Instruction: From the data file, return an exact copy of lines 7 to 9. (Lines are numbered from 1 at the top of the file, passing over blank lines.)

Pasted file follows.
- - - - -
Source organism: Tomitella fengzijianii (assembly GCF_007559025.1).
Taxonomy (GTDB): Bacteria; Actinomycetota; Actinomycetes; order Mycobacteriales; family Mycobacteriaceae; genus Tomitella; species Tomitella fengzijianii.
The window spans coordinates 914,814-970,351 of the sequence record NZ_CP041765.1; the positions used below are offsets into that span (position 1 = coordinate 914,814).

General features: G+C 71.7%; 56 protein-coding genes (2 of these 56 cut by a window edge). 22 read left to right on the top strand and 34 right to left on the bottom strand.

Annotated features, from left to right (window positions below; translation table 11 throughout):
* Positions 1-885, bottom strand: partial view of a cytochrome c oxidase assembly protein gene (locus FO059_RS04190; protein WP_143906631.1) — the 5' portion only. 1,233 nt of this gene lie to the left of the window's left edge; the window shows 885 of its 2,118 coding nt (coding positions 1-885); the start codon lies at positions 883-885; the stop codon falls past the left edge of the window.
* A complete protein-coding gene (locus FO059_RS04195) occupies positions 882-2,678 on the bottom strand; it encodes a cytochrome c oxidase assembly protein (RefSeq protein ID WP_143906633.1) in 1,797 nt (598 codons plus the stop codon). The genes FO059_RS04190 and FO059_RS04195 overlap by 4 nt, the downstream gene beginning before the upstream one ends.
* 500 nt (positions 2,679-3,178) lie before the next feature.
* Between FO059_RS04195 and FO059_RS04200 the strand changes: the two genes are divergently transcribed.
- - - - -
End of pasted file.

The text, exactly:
* A complete protein-coding gene (locus FO059_RS04195) occupies positions 882-2,678 on the bottom strand; it encodes a cytochrome c oxidase assembly protein (RefSeq protein ID WP_143906633.1) in 1,797 nt (598 codons plus the stop codon). The genes FO059_RS04190 and FO059_RS04195 overlap by 4 nt, the downstream gene beginning before the upstream one ends.
* 500 nt (positions 2,679-3,178) lie before the next feature.
* Between FO059_RS04195 and FO059_RS04200 the strand changes: the two genes are divergently transcribed.